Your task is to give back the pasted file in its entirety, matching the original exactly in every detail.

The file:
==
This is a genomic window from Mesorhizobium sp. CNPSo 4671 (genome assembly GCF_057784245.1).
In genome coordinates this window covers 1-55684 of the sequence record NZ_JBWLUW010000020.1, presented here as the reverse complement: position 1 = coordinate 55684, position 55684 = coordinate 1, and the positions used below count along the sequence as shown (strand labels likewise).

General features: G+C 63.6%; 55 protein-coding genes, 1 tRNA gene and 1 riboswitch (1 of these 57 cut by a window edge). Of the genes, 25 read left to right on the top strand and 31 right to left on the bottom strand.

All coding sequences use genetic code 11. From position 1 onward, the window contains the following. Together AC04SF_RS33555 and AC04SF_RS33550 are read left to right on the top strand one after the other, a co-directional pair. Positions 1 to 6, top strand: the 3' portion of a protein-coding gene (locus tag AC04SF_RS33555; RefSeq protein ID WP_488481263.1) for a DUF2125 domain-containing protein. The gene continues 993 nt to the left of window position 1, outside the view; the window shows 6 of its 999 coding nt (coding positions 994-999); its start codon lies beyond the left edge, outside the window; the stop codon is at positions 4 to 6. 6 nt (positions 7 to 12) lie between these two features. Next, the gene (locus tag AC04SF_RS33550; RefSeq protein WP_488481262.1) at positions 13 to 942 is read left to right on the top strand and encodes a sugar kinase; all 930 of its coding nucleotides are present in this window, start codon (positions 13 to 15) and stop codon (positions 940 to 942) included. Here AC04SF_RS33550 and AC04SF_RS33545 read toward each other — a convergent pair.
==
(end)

This is a genomic window from Mesorhizobium sp. CNPSo 4671 (genome assembly GCF_057784245.1).
In genome coordinates this window covers 1-55684 of the sequence record NZ_JBWLUW010000020.1, presented here as the reverse complement: position 1 = coordinate 55684, position 55684 = coordinate 1, and the positions used below count along the sequence as shown (strand labels likewise).

General features: G+C 63.6%; 55 protein-coding genes, 1 tRNA gene and 1 riboswitch (1 of these 57 cut by a window edge). Of the genes, 25 read left to right on the top strand and 31 right to left on the bottom strand.

All coding sequences use genetic code 11. From position 1 onward, the window contains the following. Together AC04SF_RS33555 and AC04SF_RS33550 are read left to right on the top strand one after the other, a co-directional pair. Positions 1 to 6, top strand: the 3' portion of a protein-coding gene (locus tag AC04SF_RS33555; RefSeq protein ID WP_488481263.1) for a DUF2125 domain-containing protein. The gene continues 993 nt to the left of window position 1, outside the view; the window shows 6 of its 999 coding nt (coding positions 994-999); its start codon lies beyond the left edge, outside the window; the stop codon is at positions 4 to 6. 6 nt (positions 7 to 12) lie between these two features. Next, the gene (locus tag AC04SF_RS33550; RefSeq protein WP_488481262.1) at positions 13 to 942 is read left to right on the top strand and encodes a sugar kinase; all 930 of its coding nucleotides are present in this window, start codon (positions 13 to 15) and stop codon (positions 940 to 942) included. Here AC04SF_RS33550 and AC04SF_RS33545 read toward each other — a convergent pair.